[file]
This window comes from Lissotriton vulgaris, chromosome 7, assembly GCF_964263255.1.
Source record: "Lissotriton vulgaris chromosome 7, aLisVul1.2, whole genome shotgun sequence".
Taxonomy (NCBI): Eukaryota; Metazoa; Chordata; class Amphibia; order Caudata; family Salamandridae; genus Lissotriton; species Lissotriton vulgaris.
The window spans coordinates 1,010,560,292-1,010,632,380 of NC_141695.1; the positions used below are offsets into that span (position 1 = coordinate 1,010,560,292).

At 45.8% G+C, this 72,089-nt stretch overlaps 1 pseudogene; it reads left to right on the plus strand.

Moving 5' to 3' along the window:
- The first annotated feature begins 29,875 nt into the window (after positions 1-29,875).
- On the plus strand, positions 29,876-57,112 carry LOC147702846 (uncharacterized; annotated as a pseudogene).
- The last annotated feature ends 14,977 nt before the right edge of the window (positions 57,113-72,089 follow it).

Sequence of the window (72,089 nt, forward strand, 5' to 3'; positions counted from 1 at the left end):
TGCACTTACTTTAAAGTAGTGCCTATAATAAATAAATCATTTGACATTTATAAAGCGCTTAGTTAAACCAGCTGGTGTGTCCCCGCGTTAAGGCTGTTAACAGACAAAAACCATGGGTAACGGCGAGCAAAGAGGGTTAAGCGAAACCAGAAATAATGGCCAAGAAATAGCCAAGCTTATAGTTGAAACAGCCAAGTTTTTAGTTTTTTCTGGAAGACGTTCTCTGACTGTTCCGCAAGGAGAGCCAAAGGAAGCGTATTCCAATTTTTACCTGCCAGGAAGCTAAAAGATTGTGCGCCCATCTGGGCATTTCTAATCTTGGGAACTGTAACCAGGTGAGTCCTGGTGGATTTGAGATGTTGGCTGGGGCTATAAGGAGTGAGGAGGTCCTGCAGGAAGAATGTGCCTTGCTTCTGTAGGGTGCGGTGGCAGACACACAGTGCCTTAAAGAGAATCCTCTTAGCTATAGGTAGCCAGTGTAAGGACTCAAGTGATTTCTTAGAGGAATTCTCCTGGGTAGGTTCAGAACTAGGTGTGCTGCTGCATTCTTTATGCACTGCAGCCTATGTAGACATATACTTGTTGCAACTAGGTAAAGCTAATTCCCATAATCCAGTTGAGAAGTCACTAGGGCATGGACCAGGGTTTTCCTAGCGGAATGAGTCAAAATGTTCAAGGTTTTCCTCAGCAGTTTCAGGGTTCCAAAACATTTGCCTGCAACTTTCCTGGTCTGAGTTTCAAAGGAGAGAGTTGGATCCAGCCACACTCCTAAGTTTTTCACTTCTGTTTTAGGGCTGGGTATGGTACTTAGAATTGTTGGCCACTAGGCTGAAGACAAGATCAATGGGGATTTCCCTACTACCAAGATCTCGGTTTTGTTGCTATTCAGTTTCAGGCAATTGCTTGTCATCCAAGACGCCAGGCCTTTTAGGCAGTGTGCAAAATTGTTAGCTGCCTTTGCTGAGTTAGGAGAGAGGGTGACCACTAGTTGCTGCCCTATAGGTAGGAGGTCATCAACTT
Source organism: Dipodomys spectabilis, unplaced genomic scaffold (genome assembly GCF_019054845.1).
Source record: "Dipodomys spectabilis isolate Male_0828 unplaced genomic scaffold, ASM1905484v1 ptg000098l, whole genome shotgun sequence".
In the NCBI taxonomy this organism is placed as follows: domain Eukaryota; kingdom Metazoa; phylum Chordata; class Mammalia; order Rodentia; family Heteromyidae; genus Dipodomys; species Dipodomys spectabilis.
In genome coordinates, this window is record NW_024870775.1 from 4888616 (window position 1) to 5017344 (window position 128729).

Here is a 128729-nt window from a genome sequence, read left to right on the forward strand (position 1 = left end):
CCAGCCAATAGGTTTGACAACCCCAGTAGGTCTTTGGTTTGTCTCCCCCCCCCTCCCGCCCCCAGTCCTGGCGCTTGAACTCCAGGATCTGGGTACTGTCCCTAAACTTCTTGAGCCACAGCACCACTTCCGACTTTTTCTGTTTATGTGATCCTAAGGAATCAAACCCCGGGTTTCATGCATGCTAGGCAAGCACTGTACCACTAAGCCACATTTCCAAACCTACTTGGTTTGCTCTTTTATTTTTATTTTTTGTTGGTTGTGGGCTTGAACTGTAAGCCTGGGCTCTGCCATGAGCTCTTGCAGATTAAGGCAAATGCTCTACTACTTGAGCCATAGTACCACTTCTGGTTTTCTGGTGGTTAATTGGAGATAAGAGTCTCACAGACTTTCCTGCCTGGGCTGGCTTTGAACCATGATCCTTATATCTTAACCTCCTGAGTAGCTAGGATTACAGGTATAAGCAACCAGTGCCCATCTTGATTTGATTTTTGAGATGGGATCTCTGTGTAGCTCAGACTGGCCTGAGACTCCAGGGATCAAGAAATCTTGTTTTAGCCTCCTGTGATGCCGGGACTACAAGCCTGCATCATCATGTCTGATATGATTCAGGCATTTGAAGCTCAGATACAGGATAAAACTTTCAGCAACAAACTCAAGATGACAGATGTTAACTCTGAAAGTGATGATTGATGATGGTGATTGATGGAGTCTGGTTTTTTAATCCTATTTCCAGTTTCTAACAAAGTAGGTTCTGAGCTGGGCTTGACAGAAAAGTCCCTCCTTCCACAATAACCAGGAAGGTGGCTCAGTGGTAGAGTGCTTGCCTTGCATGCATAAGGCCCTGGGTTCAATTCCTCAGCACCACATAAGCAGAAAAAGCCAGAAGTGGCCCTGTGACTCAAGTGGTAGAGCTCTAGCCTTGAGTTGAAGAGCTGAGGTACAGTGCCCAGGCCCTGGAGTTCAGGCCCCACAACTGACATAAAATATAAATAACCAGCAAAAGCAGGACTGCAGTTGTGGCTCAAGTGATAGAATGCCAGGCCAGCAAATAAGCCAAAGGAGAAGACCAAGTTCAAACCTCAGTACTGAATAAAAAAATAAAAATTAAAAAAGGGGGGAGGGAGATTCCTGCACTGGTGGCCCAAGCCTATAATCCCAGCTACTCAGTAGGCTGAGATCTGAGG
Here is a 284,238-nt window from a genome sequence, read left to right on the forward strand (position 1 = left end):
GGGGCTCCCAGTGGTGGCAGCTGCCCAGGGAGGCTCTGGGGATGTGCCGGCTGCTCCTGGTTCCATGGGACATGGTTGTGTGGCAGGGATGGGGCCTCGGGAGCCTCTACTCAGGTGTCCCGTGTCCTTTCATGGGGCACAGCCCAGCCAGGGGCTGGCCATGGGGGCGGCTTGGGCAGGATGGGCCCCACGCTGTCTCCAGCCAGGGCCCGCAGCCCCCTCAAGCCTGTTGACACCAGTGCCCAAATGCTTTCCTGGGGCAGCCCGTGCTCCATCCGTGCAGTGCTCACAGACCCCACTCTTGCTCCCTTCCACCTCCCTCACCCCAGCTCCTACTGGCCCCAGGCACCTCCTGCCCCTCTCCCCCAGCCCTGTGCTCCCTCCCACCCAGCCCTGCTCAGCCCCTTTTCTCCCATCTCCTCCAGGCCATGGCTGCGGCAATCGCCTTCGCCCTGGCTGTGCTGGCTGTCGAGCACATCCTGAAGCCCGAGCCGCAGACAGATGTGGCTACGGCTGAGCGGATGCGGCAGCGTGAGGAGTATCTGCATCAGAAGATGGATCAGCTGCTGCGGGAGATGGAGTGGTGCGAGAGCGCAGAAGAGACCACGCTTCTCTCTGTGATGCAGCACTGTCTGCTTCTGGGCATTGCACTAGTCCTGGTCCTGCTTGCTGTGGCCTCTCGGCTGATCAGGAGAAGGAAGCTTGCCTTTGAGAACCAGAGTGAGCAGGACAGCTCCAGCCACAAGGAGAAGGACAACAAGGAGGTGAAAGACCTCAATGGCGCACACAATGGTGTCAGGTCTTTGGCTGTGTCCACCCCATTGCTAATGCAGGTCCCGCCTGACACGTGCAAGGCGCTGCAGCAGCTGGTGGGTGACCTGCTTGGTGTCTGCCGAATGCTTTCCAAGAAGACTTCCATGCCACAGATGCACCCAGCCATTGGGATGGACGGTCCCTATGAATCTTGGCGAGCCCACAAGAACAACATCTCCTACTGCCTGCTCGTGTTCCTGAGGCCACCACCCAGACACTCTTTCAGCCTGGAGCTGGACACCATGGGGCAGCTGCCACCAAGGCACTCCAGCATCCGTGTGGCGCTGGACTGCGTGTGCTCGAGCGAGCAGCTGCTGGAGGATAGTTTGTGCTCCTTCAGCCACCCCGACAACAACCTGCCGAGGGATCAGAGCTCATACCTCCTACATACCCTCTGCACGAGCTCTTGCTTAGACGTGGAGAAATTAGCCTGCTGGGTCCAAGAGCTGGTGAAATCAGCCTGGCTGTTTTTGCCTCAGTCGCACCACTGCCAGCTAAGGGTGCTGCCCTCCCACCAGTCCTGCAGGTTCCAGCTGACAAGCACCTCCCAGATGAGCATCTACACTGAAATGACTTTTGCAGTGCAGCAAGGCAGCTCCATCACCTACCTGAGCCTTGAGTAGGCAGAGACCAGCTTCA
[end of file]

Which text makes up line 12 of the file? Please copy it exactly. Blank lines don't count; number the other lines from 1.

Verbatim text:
Source organism: Dipodomys spectabilis, unplaced genomic scaffold (genome assembly GCF_019054845.1).